A reader writes:
I live and work in Oklahoma City, which I share with around 1.2 million other people -- and, with the exception of a few years in France and some court-ordered visitation to see my dad in Colorado as a kid, I've lived here my whole life.
I can think of almost no other place more maligned by elites, or more undistinguished geographically than my hometown. Historically, if we're even thought of at all, it's in the context of the Grapes of Wrath, the terrorist attack in '94, or some really hideous, semi-literate policy oozing out of our state legislature almost tailor-made to snuff out the little dreams of us self-identified progressives. But yet, it works for me, and I love the city and my little life I've carved out here. It was not always so. After college, with twelve dollars in the bank, and a degree that gave me great cocktail party trivia, I bumped into the grim job market reality for people like me. (Shockingly, potential employers didn't seem impressed by my translations of Catullus). It led this natural gypsy to learn the benefits of being rooted in a place - friendships that now go back more than decade, a great lifestyle at pennies on the dollar compared to the coasts, and a professional life that lends itself very easily to having ... a life.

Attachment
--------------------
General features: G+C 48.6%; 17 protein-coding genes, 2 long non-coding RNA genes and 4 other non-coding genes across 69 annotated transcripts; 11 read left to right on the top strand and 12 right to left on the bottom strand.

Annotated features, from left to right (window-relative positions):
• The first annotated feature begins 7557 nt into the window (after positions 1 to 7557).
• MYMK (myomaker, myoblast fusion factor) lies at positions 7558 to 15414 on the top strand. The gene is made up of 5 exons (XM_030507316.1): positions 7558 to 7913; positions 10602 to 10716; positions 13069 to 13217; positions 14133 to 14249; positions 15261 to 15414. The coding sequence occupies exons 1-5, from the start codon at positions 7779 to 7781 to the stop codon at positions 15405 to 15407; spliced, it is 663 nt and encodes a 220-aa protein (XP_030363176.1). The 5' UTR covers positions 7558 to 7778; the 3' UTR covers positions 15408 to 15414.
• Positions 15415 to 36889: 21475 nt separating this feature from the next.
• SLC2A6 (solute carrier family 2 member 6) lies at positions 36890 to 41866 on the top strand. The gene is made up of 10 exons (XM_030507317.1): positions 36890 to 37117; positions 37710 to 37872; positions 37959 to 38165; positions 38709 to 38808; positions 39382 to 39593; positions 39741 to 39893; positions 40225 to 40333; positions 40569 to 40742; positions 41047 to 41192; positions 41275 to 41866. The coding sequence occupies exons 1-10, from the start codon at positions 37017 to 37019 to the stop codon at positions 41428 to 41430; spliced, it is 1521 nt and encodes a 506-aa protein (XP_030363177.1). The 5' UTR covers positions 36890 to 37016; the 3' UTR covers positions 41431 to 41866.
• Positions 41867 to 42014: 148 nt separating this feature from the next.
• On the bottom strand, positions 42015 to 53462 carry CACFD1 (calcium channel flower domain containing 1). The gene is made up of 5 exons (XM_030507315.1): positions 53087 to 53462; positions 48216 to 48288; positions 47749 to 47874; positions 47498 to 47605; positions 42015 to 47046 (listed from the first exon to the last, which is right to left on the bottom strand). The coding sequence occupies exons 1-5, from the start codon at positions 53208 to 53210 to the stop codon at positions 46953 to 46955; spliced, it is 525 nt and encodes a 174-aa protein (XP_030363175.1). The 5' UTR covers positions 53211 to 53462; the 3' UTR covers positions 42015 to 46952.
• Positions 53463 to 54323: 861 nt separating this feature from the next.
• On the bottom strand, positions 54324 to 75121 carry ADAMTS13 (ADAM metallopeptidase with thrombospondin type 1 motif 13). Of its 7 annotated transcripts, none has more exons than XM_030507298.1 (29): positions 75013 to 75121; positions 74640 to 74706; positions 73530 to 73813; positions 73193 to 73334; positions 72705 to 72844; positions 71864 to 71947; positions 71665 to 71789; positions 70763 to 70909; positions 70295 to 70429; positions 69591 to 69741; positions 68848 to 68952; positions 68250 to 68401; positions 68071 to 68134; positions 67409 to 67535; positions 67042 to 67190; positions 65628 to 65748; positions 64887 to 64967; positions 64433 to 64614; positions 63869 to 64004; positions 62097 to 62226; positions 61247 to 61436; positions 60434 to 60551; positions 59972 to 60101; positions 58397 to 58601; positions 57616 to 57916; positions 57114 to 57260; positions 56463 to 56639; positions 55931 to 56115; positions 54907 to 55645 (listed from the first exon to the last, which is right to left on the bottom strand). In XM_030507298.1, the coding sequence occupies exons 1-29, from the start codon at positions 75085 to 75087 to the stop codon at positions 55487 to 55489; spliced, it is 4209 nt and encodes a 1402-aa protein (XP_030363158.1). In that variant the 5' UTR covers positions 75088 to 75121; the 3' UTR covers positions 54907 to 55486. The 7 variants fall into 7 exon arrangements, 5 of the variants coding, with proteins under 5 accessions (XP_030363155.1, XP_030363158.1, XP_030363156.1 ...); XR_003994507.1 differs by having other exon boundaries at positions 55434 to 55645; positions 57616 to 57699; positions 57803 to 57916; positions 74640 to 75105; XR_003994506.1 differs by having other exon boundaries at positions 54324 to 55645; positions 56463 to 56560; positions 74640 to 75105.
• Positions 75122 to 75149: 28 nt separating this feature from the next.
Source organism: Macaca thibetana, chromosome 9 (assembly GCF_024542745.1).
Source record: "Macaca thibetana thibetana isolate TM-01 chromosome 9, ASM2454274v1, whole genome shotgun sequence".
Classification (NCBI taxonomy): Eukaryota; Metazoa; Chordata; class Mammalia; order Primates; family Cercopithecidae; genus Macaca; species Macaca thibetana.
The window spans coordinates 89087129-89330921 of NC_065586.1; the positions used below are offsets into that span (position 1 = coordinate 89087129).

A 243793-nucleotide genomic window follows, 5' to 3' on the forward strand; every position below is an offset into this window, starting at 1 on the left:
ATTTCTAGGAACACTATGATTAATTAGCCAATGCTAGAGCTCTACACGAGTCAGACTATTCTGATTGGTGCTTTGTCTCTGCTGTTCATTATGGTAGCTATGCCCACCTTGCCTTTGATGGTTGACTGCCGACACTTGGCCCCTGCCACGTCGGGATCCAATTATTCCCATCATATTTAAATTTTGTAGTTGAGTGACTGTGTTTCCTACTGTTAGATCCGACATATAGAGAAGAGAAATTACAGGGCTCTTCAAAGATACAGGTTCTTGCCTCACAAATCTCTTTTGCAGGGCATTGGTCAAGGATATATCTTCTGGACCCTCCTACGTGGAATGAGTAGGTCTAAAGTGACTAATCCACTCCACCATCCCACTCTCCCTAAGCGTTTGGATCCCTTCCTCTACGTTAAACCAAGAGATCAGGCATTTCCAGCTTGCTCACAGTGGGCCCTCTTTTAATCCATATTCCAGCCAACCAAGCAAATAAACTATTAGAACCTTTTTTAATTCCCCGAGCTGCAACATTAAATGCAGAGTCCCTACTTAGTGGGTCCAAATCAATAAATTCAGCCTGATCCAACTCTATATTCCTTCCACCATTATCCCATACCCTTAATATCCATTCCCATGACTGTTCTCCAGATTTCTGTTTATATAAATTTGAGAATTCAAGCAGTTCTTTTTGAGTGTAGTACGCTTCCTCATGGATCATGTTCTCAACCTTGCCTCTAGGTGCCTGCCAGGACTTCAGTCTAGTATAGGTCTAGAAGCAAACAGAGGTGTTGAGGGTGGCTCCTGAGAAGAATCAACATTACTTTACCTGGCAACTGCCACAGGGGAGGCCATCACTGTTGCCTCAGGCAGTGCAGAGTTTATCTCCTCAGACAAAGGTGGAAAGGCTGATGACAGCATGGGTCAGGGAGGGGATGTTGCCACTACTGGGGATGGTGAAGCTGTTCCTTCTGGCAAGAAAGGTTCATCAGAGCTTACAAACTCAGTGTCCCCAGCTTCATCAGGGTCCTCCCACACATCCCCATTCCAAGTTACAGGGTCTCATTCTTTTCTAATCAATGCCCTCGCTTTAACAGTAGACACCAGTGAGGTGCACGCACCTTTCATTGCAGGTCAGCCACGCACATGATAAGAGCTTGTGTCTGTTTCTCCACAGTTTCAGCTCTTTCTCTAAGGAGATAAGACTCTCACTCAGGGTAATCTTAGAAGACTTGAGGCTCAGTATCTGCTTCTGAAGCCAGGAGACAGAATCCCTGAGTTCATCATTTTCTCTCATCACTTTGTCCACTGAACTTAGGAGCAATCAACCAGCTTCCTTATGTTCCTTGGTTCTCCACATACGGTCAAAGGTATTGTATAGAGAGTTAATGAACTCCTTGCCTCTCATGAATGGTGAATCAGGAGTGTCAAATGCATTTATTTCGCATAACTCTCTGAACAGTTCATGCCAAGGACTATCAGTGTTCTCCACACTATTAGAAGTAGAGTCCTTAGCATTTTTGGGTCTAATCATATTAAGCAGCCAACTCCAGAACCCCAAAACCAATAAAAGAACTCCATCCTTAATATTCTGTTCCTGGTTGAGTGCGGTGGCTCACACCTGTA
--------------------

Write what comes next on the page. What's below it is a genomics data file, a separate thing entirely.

I wouldn't have seen this coming ten years ago, but life in Oklahoma City is getting interesting. In my new neighborhood in downtown, I'm in literally in biking distance of all of the following: beautiful, historic neighborhoods, some of the best Vietnamese restaurants and supermarkets I've been to anywhere ($2.50 will get you a great Bánh mì sandwich on an authentic, bakery fresh baguette), a great spot for urban rowing along the river downtown, art galleries, museums, locally owned pubs and restaurants, an NBA arena, a new bio-tech campus, and a new corporate skyscraper that is coming out of the ground right now and will be among the tallest in the region when its completed. It seems that cranes are literally everywhere here.
So, even though Richard Florida still haunts my dreams occasionally, encouraging me to move to Toronto, or somewhere else, I think this place still has a little bit of that American pioneer mojo that the dinosaur-juice-milkshake-drinkin' land thieves brought with them around 100 years ago. It's an interesting time to be here - and in a potentially resource, energy constrained future, I think the candle here may burn even brighter still down the road.
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